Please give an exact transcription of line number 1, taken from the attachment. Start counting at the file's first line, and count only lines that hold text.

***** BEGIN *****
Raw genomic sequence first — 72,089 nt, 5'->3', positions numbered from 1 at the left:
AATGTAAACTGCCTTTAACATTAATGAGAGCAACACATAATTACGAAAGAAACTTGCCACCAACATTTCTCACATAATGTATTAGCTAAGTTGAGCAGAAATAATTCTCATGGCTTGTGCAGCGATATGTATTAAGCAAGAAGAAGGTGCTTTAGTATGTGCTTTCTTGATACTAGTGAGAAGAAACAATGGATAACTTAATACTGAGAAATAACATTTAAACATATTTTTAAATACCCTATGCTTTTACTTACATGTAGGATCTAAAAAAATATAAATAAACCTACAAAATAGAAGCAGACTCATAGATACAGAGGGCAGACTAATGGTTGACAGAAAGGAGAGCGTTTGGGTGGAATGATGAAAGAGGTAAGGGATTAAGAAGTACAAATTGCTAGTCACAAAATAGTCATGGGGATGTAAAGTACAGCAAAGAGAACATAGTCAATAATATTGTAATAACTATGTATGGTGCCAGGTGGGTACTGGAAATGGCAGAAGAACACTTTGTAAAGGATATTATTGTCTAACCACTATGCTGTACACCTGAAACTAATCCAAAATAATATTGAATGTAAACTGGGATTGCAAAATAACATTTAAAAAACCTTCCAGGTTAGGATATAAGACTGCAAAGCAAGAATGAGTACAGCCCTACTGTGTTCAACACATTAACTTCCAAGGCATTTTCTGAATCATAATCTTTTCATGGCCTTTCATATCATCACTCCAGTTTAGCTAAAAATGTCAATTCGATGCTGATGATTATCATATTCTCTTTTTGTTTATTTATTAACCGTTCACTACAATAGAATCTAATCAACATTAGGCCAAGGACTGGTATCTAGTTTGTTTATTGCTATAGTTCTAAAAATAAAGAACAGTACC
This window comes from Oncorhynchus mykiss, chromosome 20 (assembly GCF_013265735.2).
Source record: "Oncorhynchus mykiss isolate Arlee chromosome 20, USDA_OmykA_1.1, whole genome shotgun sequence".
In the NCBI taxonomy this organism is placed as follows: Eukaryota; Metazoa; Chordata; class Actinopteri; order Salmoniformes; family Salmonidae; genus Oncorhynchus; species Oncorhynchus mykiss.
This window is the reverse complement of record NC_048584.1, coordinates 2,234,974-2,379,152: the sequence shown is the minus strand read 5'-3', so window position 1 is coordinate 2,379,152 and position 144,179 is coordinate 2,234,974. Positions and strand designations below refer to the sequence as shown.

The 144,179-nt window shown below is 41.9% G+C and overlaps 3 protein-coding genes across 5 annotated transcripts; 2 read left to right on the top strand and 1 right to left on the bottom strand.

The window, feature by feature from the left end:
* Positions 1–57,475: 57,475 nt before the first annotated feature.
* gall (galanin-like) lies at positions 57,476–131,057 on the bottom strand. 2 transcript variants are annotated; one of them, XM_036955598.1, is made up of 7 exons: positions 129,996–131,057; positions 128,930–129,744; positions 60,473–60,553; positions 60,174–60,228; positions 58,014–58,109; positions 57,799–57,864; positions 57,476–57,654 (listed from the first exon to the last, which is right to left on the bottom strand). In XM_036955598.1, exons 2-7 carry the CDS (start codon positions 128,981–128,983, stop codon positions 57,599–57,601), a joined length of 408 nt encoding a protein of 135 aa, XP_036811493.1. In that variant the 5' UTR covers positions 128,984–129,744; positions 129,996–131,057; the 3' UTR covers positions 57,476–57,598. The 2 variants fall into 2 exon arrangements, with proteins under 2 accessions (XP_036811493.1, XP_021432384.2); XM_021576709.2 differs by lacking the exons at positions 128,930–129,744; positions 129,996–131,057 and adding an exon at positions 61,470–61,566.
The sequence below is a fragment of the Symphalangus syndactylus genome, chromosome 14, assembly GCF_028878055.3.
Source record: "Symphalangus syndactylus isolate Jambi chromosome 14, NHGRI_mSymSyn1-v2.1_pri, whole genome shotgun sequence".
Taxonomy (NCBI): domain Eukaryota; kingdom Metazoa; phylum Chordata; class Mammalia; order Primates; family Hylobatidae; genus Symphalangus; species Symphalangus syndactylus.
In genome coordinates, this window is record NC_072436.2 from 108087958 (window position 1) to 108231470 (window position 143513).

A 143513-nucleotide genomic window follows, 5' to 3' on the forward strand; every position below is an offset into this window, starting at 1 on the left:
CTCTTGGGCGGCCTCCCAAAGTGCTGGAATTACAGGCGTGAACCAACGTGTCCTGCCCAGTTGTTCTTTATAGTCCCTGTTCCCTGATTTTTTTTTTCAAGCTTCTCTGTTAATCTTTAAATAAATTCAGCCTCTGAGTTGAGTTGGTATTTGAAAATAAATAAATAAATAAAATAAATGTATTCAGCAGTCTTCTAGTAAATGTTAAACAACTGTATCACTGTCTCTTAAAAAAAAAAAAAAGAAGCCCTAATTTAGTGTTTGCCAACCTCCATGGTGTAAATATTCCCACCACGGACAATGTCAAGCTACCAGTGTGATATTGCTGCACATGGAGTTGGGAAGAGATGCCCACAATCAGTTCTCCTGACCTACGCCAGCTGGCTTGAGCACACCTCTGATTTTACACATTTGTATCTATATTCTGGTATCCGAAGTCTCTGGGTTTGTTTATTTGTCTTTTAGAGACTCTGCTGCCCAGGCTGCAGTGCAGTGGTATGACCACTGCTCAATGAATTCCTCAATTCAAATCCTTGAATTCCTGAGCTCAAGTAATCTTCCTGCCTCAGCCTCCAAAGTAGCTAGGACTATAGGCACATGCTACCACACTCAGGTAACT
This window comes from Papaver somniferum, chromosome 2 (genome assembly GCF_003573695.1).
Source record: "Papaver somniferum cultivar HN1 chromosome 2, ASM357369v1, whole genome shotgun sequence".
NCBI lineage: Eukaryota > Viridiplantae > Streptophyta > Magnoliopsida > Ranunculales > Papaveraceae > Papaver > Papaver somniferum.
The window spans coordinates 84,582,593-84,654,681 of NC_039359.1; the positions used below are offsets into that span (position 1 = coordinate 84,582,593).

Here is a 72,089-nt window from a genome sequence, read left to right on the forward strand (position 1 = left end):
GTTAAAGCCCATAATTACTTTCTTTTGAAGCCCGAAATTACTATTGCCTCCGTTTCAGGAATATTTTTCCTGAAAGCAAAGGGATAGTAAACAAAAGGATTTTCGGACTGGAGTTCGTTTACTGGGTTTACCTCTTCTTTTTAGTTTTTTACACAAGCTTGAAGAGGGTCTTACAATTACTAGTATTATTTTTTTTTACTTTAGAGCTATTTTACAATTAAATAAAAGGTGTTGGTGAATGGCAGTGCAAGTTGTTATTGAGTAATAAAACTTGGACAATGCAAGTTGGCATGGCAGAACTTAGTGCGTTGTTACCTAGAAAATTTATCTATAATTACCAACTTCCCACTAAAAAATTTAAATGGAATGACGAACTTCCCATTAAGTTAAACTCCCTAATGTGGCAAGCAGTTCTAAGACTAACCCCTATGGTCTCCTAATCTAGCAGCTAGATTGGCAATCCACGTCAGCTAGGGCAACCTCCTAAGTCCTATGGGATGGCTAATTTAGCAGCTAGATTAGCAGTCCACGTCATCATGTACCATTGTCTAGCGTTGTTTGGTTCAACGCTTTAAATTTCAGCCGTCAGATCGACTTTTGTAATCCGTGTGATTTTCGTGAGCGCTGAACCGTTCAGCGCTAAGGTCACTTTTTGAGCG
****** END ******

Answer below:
Raw genomic sequence first — 72,089 nt, 5'->3', positions numbered from 1 at the left: